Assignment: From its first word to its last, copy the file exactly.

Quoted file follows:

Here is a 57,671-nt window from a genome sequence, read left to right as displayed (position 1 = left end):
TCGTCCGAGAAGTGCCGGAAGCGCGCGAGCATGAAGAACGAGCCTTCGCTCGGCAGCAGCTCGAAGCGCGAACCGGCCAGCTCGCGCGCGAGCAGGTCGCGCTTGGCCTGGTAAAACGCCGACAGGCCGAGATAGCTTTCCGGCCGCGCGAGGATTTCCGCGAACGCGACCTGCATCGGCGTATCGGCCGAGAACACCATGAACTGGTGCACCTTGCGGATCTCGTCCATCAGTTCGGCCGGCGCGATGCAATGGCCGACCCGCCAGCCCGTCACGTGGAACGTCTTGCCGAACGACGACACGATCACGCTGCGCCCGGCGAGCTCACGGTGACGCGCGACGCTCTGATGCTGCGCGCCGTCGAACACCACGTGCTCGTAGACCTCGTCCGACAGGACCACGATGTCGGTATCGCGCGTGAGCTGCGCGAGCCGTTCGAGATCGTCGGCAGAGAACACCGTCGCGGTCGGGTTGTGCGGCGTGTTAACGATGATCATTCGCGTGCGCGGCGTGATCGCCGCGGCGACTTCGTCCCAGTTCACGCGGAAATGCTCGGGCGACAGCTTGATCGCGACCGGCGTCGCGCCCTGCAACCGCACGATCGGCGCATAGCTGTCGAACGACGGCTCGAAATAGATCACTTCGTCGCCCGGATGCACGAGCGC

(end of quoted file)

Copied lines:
Here is a 57,671-nt window from a genome sequence, read left to right as displayed (position 1 = left end):
TCGTCCGAGAAGTGCCGGAAGCGCGCGAGCATGAAGAACGAGCCTTCGCTCGGCAGCAGCTCGAAGCGCGAACCGGCCAGCTCGCGCGCGAGCAGGTCGCGCTTGGCCTGGTAAAACGCCGACAGGCCGAGATAGCTTTCCGGCCGCGCGAGGATTTCCGCGAACGCGACCTGCATCGGCGTATCGGCCGAGAACACCATGAACTGGTGCACCTTGCGGATCTCGTCCATCAGTTCGGCCGGCGCGATGCAATGGCCGACCCGCCAGCCCGTCACGTGGAACGTCTTGCCGAACGACGACACGATCACGCTGCGCCCGGCGAGCTCACGGTGACGCGCGACGCTCTGATGCTGCGCGCCGTCGAACACCACGTGCTCGTAGACCTCGTCCGACAGGACCACGATGTCGGTATCGCGCGTGAGCTGCGCGAGCCGTTCGAGATCGTCGGCAGAGAACACCGTCGCGGTCGGGTTGTGCGGCGTGTTAACGATGATCATTCGCGTGCGCGGCGTGATCGCCGCGGCGACTTCGTCCCAGTTCACGCGGAAATGCTCGGGCGACAGCTTGATCGCGACCGGCGTCGCGCCCTGCAACCGCACGATCGGCGCATAGCTGTCGAACGACGGCTCGAAATAGATCACTTCGTCGCCCGGATGCACGAGCGC